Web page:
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Harmful Algae Blooms
New York Department of Environmental Conservation Active HABS Notifications

Active HABs as of November 29, 2023

8 HABs remained on the current list at the close of the monitoring season November 17, 2023. As of today, no more HABs remain within the two weeks of report confirmation.
As NY DEC is no longer monitoring and reporting new HABs, send your observations with a photo and location to alerts@wtny.us. These will be pinned on our map and reported as unconfirmed public observations.

HABS Harmful Algae Blooms
Get informed and stay safe around the water this summer
WaterToday collects algal bloom monitoring information from state and federal agencies including but not limited to the CDC, EPA, NOAA and state public health authorities.
HABs alerts are posted on our state maps according to the best available information reported by citizen groups, universities, state and/or federal monitoring agencies.
Before you head out to the beach, pond or stream, check with local authorities to confirm the latest HABs conditions.
Consider carrying a rapid test kit for micro-cystin, the most common of the cyanobacteria toxins.

Sources for algal bloom data.
National Centres for Coastal Ocean Science
A department of the National Oceanic and Atmospheric Administration, NCCOS provides harmful algal bloom forecasting for certain water bodies and regions including.
 West Basin Lake Erie https.//coastalscience.noaa.gov/science-areas/habs/hab-monitoring-system/cyanobacteria-algal-bloom-from-satellite-in-western-lake-erie-basin/
Lake Pontchartrain  https.//coastalscience.noaa.gov/science-areas/habs/hab-monitoring-system/cyanobacteria-algal-bloom-from-satellite-in-lake-pontchartrain-la/

The forecasting is based on true color imagery provided by OLCI sensors on Copernicus Sentinel-3a satellite of the EUMETSAT group

Environmental Protection Agency Cyanobacteria Assessment Network (CyAN)
The mission of the CyAN project is to support the environmental management and public use of U.S. lakes and estuaries by providing a useful and accessible approach to detecting and quantifying algal blooms and related water quality using satellite data records. 
What is CyAN.  Mobile and web-based application for cyanobacteria monitoring
How does it work?  Users can enter the coordinates or name of local water bodies for monitoring information.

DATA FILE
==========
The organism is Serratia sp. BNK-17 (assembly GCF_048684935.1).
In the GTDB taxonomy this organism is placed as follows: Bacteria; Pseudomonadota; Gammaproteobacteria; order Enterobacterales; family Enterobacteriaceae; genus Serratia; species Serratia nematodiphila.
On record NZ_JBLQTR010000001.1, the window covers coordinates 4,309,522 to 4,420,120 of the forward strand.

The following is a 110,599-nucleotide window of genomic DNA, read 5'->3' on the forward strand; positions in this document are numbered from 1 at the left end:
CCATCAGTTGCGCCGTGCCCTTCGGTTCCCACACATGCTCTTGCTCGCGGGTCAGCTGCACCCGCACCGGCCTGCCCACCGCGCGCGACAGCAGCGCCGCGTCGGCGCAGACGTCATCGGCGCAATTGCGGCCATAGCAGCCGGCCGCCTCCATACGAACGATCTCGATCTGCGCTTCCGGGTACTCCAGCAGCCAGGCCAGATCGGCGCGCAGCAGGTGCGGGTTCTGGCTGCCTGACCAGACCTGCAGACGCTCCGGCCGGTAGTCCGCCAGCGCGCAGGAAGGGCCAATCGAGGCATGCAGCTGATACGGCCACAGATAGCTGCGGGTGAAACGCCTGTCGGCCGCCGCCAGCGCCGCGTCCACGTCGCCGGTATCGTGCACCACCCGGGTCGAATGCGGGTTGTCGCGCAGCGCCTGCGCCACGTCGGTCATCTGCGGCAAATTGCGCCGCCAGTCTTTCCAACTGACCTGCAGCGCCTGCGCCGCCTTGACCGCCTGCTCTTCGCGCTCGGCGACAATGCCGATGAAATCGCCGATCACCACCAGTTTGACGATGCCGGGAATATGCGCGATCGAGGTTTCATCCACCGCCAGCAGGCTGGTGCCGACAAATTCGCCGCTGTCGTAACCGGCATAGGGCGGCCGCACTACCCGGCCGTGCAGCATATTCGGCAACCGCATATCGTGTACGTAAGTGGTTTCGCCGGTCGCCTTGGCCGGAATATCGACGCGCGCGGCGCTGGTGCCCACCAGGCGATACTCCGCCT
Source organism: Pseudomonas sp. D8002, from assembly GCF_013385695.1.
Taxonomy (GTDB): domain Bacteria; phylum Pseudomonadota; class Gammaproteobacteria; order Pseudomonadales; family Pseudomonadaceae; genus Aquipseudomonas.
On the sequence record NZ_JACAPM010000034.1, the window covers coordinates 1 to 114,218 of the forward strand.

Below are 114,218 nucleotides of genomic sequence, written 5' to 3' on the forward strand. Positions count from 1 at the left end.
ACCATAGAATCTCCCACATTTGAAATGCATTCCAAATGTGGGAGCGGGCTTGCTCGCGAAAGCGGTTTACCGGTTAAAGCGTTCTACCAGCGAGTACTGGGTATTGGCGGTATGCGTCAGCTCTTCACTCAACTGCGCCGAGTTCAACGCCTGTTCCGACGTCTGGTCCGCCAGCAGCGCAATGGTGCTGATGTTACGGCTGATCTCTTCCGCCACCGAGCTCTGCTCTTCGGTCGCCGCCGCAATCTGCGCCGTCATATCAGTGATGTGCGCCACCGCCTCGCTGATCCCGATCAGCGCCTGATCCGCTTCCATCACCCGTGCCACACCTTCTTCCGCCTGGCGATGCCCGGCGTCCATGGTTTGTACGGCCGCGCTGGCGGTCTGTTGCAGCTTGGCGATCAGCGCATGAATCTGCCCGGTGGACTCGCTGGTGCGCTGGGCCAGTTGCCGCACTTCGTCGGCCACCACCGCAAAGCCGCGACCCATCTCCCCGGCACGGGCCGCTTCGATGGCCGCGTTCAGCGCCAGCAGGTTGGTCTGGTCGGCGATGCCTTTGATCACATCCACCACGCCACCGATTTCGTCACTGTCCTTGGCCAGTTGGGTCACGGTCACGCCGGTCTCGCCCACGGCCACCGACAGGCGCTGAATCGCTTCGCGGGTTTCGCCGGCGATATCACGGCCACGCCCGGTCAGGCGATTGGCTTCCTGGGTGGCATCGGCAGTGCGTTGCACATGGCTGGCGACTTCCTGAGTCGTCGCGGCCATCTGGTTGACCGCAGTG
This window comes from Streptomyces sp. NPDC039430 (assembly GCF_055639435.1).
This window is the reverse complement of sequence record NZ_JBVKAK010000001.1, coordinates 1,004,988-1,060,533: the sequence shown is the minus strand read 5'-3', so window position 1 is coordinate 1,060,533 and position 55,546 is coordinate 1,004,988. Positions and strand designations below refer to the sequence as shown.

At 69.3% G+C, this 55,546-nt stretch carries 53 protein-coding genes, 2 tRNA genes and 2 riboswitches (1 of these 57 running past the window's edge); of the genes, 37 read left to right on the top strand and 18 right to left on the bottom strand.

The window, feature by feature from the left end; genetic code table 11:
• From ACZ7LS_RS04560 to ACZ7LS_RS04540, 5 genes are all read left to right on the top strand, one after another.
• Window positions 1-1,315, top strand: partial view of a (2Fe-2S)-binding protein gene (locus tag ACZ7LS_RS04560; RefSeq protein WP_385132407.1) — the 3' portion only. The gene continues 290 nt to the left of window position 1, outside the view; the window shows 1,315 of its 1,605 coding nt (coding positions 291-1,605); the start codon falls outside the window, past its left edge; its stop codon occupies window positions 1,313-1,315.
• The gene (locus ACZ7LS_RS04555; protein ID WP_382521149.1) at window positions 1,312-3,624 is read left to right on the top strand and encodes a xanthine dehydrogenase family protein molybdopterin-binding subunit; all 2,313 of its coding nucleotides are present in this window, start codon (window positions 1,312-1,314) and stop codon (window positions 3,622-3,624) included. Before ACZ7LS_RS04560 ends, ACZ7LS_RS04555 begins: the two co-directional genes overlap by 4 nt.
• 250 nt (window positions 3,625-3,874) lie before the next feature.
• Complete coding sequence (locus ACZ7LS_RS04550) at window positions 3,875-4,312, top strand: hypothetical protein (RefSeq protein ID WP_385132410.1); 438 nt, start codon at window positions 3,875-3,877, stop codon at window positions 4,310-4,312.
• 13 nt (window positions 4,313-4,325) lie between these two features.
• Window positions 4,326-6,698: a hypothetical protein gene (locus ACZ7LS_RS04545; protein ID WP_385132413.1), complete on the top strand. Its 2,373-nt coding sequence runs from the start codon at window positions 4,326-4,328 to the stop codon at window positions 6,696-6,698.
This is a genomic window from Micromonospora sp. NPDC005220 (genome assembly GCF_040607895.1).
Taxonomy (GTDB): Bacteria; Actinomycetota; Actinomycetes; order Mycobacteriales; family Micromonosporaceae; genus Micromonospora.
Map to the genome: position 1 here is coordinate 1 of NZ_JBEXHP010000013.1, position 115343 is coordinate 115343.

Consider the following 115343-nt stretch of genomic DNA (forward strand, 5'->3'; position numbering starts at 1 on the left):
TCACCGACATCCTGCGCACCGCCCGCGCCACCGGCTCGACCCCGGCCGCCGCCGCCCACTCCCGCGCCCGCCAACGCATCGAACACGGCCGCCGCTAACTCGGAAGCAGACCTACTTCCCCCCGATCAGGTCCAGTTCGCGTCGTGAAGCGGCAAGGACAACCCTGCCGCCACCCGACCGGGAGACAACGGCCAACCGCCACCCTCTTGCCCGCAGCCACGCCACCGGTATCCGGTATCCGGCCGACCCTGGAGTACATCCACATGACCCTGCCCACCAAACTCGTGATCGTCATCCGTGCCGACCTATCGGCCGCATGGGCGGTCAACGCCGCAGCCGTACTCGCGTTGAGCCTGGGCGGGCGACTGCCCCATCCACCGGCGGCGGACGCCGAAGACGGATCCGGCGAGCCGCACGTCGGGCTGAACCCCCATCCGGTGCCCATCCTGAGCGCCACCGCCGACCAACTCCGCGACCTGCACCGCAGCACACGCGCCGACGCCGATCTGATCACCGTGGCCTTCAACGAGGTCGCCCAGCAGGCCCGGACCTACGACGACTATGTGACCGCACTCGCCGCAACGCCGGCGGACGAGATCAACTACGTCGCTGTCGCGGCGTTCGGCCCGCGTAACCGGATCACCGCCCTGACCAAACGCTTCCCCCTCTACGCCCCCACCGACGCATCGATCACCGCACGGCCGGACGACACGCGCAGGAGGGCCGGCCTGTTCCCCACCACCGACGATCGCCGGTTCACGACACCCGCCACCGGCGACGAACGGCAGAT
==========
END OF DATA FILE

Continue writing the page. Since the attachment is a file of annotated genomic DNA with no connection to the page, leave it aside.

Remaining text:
The CyAN project officially started October 1, 2015. It provided continental U.S. coverage using the
Envisat MERIS archive from 2002-2012
Sign up here. https.//www.epa.gov/water-research/cyanobacteria-assessment-network-application-cyan-app

Centers for Disease Control

Environmental Public Health Tracking provides data and information on health outcomes, the environment, population, and exposures, including hazardous algal blooms occurring in water bodies of the USA, both freshwater and marine.

CDC Public Notice on Hazardous Algae Blooms
It is not possible to know if a large growth, or bloom, of algae or cyanobacteria (also called blue-green algae) is harmful just by looking at it. Some blooms make toxins (poisons), which can still be in the water even when you can’t see a bloom. Learn how to protect yourself and your loved ones from harmful algae and cyanobacteria, what to do if you or a pet is exposed to them, and how to help prevent these blooms.

Swimming and Wading.  Stay out of water with a bloom, rinse off if you or your pets are in contact with water
If you see signs of a bloom, stay out of the water and keep your pets out of the water. Do not fish, swim, boat, or play water sports in areas where this is possible harmful algae or cyanobacteria.
Do not go into or play in water that.

  • Smells bad
  • Looks discolored
  • Has foam, scum, algal mats, or paint-like streaks on the surface
  • Has dead fish or other animals washed up on its shore or beach
Protect your pets and livestock from getting sick by keeping them away from water with possible harmful algae or cyanobacteria. Do not let animals.
  • Get in the water
  • Drink the water
  • Lick or eat mats of cyanobacteria or algae
  • Eat or graze near the water
  • Eat dead fish or other animals on the shore
  • Go on the beach or shoreline
If you or your pets do go in water that may have a bloom, rinse yourself and your pets immediately afterward with tap water from a sink, shower, hose, or outdoor spigot. Do not let pets lick their fur until they have been rinsed. Pets may have harmful algae, cyanobacteria, or related toxins on their fur if they swim or play in water with a bloom.